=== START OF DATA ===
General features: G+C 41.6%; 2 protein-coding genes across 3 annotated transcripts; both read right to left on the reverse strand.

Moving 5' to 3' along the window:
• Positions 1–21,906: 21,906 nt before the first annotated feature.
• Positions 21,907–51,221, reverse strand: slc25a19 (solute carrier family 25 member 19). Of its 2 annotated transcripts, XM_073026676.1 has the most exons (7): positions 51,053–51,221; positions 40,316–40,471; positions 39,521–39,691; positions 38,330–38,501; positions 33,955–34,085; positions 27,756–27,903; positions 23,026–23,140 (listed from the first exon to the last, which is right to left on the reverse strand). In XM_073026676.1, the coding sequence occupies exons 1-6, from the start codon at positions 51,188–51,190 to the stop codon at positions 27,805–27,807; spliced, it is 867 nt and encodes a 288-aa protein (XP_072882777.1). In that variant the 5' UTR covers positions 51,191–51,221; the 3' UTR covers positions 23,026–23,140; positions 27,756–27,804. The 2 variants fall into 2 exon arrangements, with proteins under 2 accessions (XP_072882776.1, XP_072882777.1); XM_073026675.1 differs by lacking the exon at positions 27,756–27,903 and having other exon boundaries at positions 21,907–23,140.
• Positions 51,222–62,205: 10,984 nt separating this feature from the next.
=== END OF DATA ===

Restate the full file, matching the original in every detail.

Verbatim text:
General features: G+C 41.6%; 2 protein-coding genes across 3 annotated transcripts; both read right to left on the reverse strand.

Moving 5' to 3' along the window:
• Positions 1–21,906: 21,906 nt before the first annotated feature.
• Positions 21,907–51,221, reverse strand: slc25a19 (solute carrier family 25 member 19). Of its 2 annotated transcripts, XM_073026676.1 has the most exons (7): positions 51,053–51,221; positions 40,316–40,471; positions 39,521–39,691; positions 38,330–38,501; positions 33,955–34,085; positions 27,756–27,903; positions 23,026–23,140 (listed from the first exon to the last, which is right to left on the reverse strand). In XM_073026676.1, the coding sequence occupies exons 1-6, from the start codon at positions 51,188–51,190 to the stop codon at positions 27,805–27,807; spliced, it is 867 nt and encodes a 288-aa protein (XP_072882777.1). In that variant the 5' UTR covers positions 51,191–51,221; the 3' UTR covers positions 23,026–23,140; positions 27,756–27,804. The 2 variants fall into 2 exon arrangements, with proteins under 2 accessions (XP_072882776.1, XP_072882777.1); XM_073026675.1 differs by lacking the exon at positions 27,756–27,903 and having other exon boundaries at positions 21,907–23,140.
• Positions 51,222–62,205: 10,984 nt separating this feature from the next.